Limitations and strengths of the study
C-index is a parameter that takes into account WC, weight, and height. In European and American populations, it is considered to be a health indicator comparable to the waist-to-hip ratio (WHR) . However, there are few studies on the application of C-index in China. The C-index has a theoretical range that includes built-in adjustments for height and weight, allows direct comparison of abdominal adiposity between individuals and even between populations, and does not require hip circumference to assess fat distribution. Another strength of our study is that we have a mean follow-up of 9.87 years, and the results obtained with longer follow-up are more reliable. In addition, our research population is older people in community. In today's aging world, deepening the research on older people in community is of great significance to the health management and disease prevention of older people. Our study also has some limitations. First, there is a lack of accurate measurements of body composition determined by dual energy X-ray absorptiometry (DXA) or magnetic resonance imaging, which are capable of distinguishing abdominal visceral fat from subcutaneous fat. Second, 263 people were lost to follow-up during our study. Although the lost population only accounted for 12.2% of the study population, it may also have a certain impact on the results.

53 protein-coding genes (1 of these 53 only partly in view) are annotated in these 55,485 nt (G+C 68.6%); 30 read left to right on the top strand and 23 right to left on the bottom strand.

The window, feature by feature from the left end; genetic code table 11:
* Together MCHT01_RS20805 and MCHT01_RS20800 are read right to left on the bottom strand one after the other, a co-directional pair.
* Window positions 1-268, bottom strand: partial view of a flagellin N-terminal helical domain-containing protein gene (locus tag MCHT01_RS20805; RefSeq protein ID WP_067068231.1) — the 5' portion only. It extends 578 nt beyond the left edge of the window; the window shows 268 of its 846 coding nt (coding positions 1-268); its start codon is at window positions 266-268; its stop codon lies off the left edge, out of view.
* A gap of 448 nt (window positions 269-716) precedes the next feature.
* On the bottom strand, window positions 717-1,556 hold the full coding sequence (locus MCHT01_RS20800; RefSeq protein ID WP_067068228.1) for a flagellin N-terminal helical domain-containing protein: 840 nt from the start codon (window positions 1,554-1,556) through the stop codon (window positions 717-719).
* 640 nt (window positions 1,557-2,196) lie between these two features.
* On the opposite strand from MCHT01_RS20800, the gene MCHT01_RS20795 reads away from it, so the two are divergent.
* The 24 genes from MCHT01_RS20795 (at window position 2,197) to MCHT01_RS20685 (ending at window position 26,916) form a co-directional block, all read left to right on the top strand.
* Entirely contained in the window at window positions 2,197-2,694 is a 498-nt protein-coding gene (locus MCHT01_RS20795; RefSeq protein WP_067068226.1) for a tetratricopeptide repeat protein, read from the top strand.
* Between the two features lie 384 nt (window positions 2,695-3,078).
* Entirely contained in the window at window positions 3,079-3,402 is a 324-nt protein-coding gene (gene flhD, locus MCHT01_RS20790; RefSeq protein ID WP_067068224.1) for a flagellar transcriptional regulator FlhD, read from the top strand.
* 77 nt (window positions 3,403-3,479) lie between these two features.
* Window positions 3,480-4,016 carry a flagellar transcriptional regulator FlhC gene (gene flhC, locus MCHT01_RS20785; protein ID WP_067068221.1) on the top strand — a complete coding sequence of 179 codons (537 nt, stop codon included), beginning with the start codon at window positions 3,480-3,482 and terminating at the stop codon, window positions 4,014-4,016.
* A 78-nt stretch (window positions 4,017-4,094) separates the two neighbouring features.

In conclusion, our study shows that C-index is an independent risk factor for all-cause mortality among non-cancer older people in the community, especially in the diabetic population, patients with abdominal obesity had a high risk of all-cause death.